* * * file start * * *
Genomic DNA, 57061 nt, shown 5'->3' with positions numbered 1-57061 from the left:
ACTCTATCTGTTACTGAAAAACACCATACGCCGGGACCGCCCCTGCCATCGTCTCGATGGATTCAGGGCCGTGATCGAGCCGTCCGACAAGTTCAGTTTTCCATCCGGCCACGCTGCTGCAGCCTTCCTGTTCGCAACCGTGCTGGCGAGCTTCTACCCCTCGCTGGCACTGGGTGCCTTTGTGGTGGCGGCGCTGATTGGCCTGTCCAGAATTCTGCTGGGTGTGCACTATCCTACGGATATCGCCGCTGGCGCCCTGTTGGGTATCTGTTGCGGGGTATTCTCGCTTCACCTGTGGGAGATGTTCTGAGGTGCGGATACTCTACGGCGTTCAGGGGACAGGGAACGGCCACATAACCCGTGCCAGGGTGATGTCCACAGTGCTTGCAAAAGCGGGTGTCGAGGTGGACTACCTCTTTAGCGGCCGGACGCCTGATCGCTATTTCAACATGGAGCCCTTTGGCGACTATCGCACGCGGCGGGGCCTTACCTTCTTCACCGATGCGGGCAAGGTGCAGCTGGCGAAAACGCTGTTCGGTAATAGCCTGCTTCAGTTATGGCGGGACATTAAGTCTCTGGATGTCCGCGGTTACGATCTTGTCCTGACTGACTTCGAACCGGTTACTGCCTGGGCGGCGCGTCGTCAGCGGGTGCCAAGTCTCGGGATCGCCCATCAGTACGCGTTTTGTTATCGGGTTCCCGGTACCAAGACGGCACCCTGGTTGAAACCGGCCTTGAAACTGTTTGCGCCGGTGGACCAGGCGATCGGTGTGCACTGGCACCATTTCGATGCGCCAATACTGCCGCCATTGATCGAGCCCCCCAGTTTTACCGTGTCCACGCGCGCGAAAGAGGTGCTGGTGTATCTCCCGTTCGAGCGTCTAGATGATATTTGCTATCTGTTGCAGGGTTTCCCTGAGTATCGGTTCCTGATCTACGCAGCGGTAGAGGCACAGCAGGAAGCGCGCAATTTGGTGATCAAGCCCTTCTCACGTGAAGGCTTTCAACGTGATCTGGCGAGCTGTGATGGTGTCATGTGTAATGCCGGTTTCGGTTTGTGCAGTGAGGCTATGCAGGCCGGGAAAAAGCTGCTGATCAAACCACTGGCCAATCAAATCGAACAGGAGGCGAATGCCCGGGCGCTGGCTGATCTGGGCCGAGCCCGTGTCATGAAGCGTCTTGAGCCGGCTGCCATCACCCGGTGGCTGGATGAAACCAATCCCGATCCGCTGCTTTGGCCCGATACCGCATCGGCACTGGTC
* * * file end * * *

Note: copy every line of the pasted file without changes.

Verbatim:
Genomic DNA, 57061 nt, shown 5'->3' with positions numbered 1-57061 from the left:
ACTCTATCTGTTACTGAAAAACACCATACGCCGGGACCGCCCCTGCCATCGTCTCGATGGATTCAGGGCCGTGATCGAGCCGTCCGACAAGTTCAGTTTTCCATCCGGCCACGCTGCTGCAGCCTTCCTGTTCGCAACCGTGCTGGCGAGCTTCTACCCCTCGCTGGCACTGGGTGCCTTTGTGGTGGCGGCGCTGATTGGCCTGTCCAGAATTCTGCTGGGTGTGCACTATCCTACGGATATCGCCGCTGGCGCCCTGTTGGGTATCTGTTGCGGGGTATTCTCGCTTCACCTGTGGGAGATGTTCTGAGGTGCGGATACTCTACGGCGTTCAGGGGACAGGGAACGGCCACATAACCCGTGCCAGGGTGATGTCCACAGTGCTTGCAAAAGCGGGTGTCGAGGTGGACTACCTCTTTAGCGGCCGGACGCCTGATCGCTATTTCAACATGGAGCCCTTTGGCGACTATCGCACGCGGCGGGGCCTTACCTTCTTCACCGATGCGGGCAAGGTGCAGCTGGCGAAAACGCTGTTCGGTAATAGCCTGCTTCAGTTATGGCGGGACATTAAGTCTCTGGATGTCCGCGGTTACGATCTTGTCCTGACTGACTTCGAACCGGTTACTGCCTGGGCGGCGCGTCGTCAGCGGGTGCCAAGTCTCGGGATCGCCCATCAGTACGCGTTTTGTTATCGGGTTCCCGGTACCAAGACGGCACCCTGGTTGAAACCGGCCTTGAAACTGTTTGCGCCGGTGGACCAGGCGATCGGTGTGCACTGGCACCATTTCGATGCGCCAATACTGCCGCCATTGATCGAGCCCCCCAGTTTTACCGTGTCCACGCGCGCGAAAGAGGTGCTGGTGTATCTCCCGTTCGAGCGTCTAGATGATATTTGCTATCTGTTGCAGGGTTTCCCTGAGTATCGGTTCCTGATCTACGCAGCGGTAGAGGCACAGCAGGAAGCGCGCAATTTGGTGATCAAGCCCTTCTCACGTGAAGGCTTTCAACGTGATCTGGCGAGCTGTGATGGTGTCATGTGTAATGCCGGTTTCGGTTTGTGCAGTGAGGCTATGCAGGCCGGGAAAAAGCTGCTGATCAAACCACTGGCCAATCAAATCGAACAGGAGGCGAATGCCCGGGCGCTGGCTGATCTGGGCCGAGCCCGTGTCATGAAGCGTCTTGAGCCGGCTGCCATCACCCGGTGGCTGGATGAAACCAATCCCGATCCGCTGCTTTGGCCCGATACCGCATCGGCACTGGTC